Monday, August 10, 2009

Divine Reversal

To visually express the fact that the New York Yankees just swept Boston in a 4-game series, I require the best possible broom picture on the internet:

Point = Made.

Next, I want to quote a poster on the website, who wrote this enviable little gem immediately after Damon and Teixeira went back-to-back (and belly-to-belly) to take the lead in the bottom of the 8th last night:

"The Yankee strippers, Mystique and Aura, have returned."

Next, I would like to point out that the New York Yankees are currently The Best Team In Baseball. We are on pace for 100 wins (100.7, actually). With 51 games remaining, our lead in the AL East is 6.5 games. Not insurmountable, by any means, but secure.

The best news, though, is the pitching. I was at Thursday's game, where the woeful Anthony Clagget entered in the top of the 9th for clean-up duty. He gave up two runs on consecutive singles by Ellsbury and Pedroia. If you'd told me then that the next runs the Red Sox would score wouldn't come until the 8th inning on Sunday, I would have been a jubilant fellow. Despite strong efforts by Beckett and Lester, AJ Burnett and CC Sabathia pitched the best games of the series, each shutting down the Boston offense for seven and two-thirds innings. Pettitte followed up with a gem of his own, and bam, a sweep. Which proves something we've known all along: you need great pitching.

It doesn't matter that your offense is formiddable, ridiculous, wildly talented, etc. When Beckett and Lester and all pitchers of that ilk are "dealing," you won't hit them. In 14 innings against those two, we scored one run. Granted, we created a lot of opportunities against Beckett that went begging, and if Girardi wasn't so diametrically opposed to the well-timed bunt, the game wouldn't have lasted 5 hours.

But the point remains: against the best pitchers in the league, you're lucky if you can chip away a few runs, or hit the odd solo shot, but you absolutely need great pitching of your own. For eight years, the Yanks have come up short in that department. What this weekend meant, more than revenge against Boston, more than prime position for the stretch run, and even more than a much-needed shot of confidence, was that we finally have some pitchers with some fucking nuts.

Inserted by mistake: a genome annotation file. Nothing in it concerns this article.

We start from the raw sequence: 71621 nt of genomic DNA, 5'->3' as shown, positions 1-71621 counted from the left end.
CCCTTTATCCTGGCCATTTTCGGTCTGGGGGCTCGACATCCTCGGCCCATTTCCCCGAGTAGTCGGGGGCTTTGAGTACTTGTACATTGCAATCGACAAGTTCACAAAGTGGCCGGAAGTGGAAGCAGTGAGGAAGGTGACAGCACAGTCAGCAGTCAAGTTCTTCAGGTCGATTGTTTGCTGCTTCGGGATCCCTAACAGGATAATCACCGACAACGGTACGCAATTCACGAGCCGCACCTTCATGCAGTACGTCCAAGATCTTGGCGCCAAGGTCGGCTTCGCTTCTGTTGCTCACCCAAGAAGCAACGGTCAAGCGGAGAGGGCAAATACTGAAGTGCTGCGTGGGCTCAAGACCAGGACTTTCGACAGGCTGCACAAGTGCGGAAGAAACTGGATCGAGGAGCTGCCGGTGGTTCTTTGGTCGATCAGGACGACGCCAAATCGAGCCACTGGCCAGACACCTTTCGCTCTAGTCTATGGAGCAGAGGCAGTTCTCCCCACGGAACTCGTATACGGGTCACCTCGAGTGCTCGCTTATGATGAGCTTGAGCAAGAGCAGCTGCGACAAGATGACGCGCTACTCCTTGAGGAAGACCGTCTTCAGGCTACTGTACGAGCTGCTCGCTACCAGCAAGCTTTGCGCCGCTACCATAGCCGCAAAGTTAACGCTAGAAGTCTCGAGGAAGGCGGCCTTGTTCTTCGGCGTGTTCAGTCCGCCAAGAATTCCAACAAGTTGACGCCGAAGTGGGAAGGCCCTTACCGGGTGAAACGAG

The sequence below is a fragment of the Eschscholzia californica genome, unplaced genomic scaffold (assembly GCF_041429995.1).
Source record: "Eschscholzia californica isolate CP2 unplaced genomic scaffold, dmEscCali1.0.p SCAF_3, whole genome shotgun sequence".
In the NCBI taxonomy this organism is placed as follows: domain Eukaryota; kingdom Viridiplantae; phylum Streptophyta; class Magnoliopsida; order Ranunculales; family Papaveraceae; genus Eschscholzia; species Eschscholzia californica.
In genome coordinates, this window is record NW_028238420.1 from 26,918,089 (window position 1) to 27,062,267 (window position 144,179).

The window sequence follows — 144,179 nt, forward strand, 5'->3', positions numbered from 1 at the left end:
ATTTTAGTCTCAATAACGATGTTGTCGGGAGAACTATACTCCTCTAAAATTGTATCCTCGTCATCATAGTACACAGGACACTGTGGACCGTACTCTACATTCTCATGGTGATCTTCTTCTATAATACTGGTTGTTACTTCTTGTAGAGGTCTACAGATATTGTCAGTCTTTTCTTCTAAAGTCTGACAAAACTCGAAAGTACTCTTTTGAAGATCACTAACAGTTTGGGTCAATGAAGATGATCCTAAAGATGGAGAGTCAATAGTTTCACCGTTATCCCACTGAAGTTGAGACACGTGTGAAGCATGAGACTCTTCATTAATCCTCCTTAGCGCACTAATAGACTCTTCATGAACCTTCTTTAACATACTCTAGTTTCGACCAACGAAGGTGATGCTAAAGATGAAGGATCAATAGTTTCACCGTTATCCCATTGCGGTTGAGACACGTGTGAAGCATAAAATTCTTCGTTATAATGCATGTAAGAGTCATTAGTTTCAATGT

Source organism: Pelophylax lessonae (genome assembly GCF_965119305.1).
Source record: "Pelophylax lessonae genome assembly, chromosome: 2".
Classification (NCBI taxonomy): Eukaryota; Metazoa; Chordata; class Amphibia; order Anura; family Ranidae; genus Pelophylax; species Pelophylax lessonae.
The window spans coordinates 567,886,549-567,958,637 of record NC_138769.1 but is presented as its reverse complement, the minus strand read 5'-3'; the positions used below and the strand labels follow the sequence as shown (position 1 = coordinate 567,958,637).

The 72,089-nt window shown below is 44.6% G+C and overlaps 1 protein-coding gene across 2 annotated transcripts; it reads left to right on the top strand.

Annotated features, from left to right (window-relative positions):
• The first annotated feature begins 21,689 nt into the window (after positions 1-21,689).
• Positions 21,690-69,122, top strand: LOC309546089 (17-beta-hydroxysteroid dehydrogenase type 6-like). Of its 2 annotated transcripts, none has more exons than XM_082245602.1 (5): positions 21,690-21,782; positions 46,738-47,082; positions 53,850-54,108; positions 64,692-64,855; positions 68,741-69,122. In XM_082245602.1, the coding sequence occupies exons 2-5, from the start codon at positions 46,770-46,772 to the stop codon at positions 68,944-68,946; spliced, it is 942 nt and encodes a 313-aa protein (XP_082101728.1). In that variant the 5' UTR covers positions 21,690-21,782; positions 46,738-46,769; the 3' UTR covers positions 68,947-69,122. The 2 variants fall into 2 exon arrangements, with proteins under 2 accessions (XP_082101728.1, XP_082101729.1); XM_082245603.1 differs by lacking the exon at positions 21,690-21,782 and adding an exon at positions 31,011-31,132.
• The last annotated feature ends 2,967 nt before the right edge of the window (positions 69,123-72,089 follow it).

AJ and CC have earned their stripes; they're badasses who can pitch under pressure. Pettitte proved (in this start and his last three) that he's not too old for the game, and we already know what he can do in the big games. I feel really good about this trio as a playoff rotation. I feel really good about the bullpen. And our offense is great, too, and not just great statistically. We're winning the close games, getting timely hits in the 3-2 affairs. A-Rod is actually thriving under pressure, which is a sentence I didn't think I'd ever type. Teixeira is just an immediate overwhelming success, entirely justifying all the cash we spent. Up and down, we're a dominant force. A World Series type force (knock on wood).

Last Wednesday, I predicted that Tampa Bay would be only .5 games back of Boston for the Wild Card by today. They didn't hold up their end in Seattle, so that total is 1.5 games, but they're still knocking on the door. Texas, though, is even with the Sox. The prognosis for our woebegone rivals is not good. Their assets are two great pitchers, a few good hitters who can't possibly stay mired in their current slump, a very good bullpen, and a smart manager. Their drawbacks are poor 3-5 starters, old age and light-hitting youth creating holes in the line-up, and being from Boston. The outlook is hazy, at best.

Speaking of managers, I have some Girardi complaints. One, not bunting in two separate innings with men on first and second and no outs against Beckett. Two, leaving friggin' Phil Coke, a lefty specialist, in against Victor Martinez and Kevin Youkilis last night. The guy thrives on getting lefties out, but is pretty miserable against power hitters who can line up on the right. Apparently Hughes was unavailable since he threw four pitches Saturday, and Aceves had back pains, but I would've taken Brian Bruney in a heartbeat. Or, even better, Mariano for five outs. Damon and Tex really bailed our skipper out; a loss last night would've left a very sour taste.

That'll do. I feel like I should have gloated a bit more, but hey, when your team has Mystique and Aura gyrating on the poles, ain't no cause to let the next man know his humble station. Word.

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